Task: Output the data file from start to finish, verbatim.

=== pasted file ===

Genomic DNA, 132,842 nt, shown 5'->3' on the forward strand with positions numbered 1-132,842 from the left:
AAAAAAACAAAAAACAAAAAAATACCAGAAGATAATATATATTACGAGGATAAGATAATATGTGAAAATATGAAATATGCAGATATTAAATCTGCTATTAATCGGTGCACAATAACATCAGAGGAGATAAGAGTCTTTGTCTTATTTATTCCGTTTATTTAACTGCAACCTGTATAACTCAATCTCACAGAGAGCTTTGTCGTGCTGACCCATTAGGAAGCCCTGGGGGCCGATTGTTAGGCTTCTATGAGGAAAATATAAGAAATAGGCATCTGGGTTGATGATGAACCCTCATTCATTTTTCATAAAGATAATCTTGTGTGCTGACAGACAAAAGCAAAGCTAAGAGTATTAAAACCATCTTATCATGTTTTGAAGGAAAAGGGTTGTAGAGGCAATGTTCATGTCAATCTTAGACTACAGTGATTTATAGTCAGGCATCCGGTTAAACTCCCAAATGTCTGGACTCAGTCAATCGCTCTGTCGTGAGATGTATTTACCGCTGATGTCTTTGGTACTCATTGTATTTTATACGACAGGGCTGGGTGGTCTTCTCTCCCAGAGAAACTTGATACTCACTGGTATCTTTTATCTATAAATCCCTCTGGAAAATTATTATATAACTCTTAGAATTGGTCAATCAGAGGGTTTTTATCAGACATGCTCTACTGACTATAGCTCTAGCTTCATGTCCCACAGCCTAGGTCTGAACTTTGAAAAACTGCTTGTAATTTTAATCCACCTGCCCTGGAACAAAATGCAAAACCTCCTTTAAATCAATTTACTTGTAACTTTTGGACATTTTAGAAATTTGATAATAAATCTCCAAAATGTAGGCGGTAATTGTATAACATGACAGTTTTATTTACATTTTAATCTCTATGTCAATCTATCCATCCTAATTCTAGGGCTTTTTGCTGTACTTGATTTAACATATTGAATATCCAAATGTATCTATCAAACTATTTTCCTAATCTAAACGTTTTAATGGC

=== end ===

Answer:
Genomic DNA, 132,842 nt, shown 5'->3' on the forward strand with positions numbered 1-132,842 from the left:
AAAAAAACAAAAAACAAAAAAATACCAGAAGATAATATATATTACGAGGATAAGATAATATGTGAAAATATGAAATATGCAGATATTAAATCTGCTATTAATCGGTGCACAATAACATCAGAGGAGATAAGAGTCTTTGTCTTATTTATTCCGTTTATTTAACTGCAACCTGTATAACTCAATCTCACAGAGAGCTTTGTCGTGCTGACCCATTAGGAAGCCCTGGGGGCCGATTGTTAGGCTTCTATGAGGAAAATATAAGAAATAGGCATCTGGGTTGATGATGAACCCTCATTCATTTTTCATAAAGATAATCTTGTGTGCTGACAGACAAAAGCAAAGCTAAGAGTATTAAAACCATCTTATCATGTTTTGAAGGAAAAGGGTTGTAGAGGCAATGTTCATGTCAATCTTAGACTACAGTGATTTATAGTCAGGCATCCGGTTAAACTCCCAAATGTCTGGACTCAGTCAATCGCTCTGTCGTGAGATGTATTTACCGCTGATGTCTTTGGTACTCATTGTATTTTATACGACAGGGCTGGGTGGTCTTCTCTCCCAGAGAAACTTGATACTCACTGGTATCTTTTATCTATAAATCCCTCTGGAAAATTATTATATAACTCTTAGAATTGGTCAATCAGAGGGTTTTTATCAGACATGCTCTACTGACTATAGCTCTAGCTTCATGTCCCACAGCCTAGGTCTGAACTTTGAAAAACTGCTTGTAATTTTAATCCACCTGCCCTGGAACAAAATGCAAAACCTCCTTTAAATCAATTTACTTGTAACTTTTGGACATTTTAGAAATTTGATAATAAATCTCCAAAATGTAGGCGGTAATTGTATAACATGACAGTTTTATTTACATTTTAATCTCTATGTCAATCTATCCATCCTAATTCTAGGGCTTTTTGCTGTACTTGATTTAACATATTGAATATCCAAATGTATCTATCAAACTATTTTCCTAATCTAAACGTTTTAATGGC